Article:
Nor do I care much for the use texpat@lonestartimes.com makes of Dr. Linda Halderman's article, which contains zero references for the claims she makes about Switzerland.

Your link to the article at thebluebanner.net cites one Dr. Bernadine Healy, the wanna-be Republican Senator as its source for its conclusion that, "The simple fact of the matter is that infant mortality rate and socialized medicine in the United States just does not go together." I have already shown that her conclusions are groundless and incorrect.

At Cafe Hayek blog, Boudreaux suggests some excellent hypotheses for explaining the relatively poor IMR data in the US. Most of those hypotheses are sociological, however, and would require extensive surveys to confirm them, and Boudreaux is quick to state just that.

Micas, all these articles are suggesting is that the neonatal counts are lower in some European countries because of the way those countries define a successful birth. These articles make such claims without references to any studies in or any policies describing counting methods for those countries, and no corroboration of their information. Unless you can point me at a credible source for these allegations, then there is no reason to believe that there is any significant difference in the way that other countries count the deaths of neonatal children in their infant mortality reporting.

In the meantime, the user "Ampersand" at "Alas, a blog" (that you linked to) actually refutes the argument of invalid infant mortality statistics for comparison made by all the other articles you have also listed. Ampersand includes a link to a WHO study to back up such conclusions. Ampersand says: "If it's true that the U.S. does just about as well as other wealthy countries in infant mortality, and we only do worse because other countries move count as stillborn cases that we count as an infant death, then that should show up in higher stillbirth rates for those countries than for the U.S. This is something we can check; a World Health Organization report issued earlier this year (pdf link) gathered statistics for stillbirths." Which showed that, "Even when stillbirth deaths are included, the US is still doing significantly worse than countries credited with low infant morality rates."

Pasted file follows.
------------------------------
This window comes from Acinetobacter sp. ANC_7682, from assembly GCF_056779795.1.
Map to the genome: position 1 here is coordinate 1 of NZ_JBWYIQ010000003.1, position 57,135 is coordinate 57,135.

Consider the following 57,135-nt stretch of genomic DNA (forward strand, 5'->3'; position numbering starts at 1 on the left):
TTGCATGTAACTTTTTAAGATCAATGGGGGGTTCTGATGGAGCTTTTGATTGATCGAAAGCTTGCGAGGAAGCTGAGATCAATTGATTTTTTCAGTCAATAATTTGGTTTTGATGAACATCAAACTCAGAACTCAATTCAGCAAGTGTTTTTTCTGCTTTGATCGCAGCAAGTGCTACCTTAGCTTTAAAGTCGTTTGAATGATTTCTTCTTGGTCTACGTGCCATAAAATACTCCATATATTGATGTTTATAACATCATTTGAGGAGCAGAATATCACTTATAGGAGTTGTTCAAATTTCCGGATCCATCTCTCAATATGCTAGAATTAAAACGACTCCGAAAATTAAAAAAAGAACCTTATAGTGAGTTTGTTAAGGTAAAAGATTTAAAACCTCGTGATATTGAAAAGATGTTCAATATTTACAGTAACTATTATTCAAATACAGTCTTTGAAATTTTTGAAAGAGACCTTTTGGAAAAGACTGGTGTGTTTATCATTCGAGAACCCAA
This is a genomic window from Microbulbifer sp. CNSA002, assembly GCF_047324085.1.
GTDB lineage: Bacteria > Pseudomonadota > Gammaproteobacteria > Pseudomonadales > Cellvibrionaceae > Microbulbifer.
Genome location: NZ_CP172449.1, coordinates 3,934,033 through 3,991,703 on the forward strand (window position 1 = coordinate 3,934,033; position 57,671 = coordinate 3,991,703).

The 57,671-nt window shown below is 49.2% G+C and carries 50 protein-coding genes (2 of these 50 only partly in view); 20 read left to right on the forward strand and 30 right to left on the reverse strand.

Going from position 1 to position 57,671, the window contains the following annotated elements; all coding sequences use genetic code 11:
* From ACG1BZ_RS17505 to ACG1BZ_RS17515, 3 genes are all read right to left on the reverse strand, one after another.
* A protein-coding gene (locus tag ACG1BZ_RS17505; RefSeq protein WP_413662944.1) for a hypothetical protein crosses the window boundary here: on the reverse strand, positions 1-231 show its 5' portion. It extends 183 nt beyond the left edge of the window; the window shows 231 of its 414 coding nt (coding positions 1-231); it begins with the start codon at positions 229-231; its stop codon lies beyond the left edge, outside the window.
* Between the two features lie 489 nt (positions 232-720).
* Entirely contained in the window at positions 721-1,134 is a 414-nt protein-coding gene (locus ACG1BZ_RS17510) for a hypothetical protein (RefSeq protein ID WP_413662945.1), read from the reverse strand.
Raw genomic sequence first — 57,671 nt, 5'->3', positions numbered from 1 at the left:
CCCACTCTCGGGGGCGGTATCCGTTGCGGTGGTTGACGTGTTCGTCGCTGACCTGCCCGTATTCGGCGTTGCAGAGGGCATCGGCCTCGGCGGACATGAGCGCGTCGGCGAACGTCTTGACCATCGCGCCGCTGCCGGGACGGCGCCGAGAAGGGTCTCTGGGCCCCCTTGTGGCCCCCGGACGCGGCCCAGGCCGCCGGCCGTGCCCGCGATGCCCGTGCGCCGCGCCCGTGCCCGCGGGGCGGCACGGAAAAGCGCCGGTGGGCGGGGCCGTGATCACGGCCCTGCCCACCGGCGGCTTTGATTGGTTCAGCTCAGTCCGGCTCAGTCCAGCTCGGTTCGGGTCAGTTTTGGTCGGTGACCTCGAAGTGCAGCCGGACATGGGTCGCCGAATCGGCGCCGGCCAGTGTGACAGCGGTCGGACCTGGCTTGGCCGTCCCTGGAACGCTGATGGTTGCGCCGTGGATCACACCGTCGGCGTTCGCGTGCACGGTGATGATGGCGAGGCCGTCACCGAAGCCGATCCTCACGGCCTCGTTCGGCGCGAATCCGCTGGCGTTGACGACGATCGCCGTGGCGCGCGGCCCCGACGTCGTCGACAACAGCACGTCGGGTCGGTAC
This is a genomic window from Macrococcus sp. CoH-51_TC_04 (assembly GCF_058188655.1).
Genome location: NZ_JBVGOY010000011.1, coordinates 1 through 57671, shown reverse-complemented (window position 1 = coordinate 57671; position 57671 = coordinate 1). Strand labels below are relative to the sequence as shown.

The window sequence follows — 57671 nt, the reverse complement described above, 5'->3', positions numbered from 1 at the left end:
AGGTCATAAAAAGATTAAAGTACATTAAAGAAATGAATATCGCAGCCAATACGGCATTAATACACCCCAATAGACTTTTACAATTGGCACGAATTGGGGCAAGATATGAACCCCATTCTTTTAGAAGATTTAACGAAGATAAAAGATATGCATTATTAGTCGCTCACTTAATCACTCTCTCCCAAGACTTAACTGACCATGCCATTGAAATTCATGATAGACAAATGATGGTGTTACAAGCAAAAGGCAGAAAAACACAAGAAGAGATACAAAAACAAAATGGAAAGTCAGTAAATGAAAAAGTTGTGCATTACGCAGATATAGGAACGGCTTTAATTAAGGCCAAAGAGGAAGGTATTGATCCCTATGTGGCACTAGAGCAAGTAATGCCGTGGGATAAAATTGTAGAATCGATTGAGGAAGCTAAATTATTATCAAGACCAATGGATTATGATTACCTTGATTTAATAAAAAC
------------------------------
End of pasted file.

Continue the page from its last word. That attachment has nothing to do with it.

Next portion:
The article from the Hoover Institution also has nothing to do with this debate and its data isn't even all that remarkable considering that the US was apparently ranked 6th in 1949 and has improved at a rate significantly below the rates of other countries, falling to 23rd in 2001 according to an article in the Journal of Nutrition.

The half-sigma article does make a good point about multiple births affecting the number of neonatal deaths in America. However, that indicates that the way the US measures their infant mortality statistics includes pregnancies that would not have happened without hormone and other fertility treatments. Multiple birth statistics are available and the CDC statistics can be adjusted. It is clear that the US needs to adjust the way their statistics are gathered to account for their advances in solving the worsening fertility problem in the US. In fact, the CBO report linked to in the half-sigma post states, "Alternative measures of infant mortality may provide better information but cannot completely compensate for differences among countries in the overall rates of reporting of adverse pregnancy outcomes."

As the CBO report suggests, the method of counting infant deaths does mitigate the differences between some developed countries and the united states, but does not fully explain them.

Furthermore, you still have not offered any explanation by way of factual information that would account for the disparities in infant mortality rates between African-Americans and other ethnic groups, particularly whites (non-Hispanic Caucasians) here in America.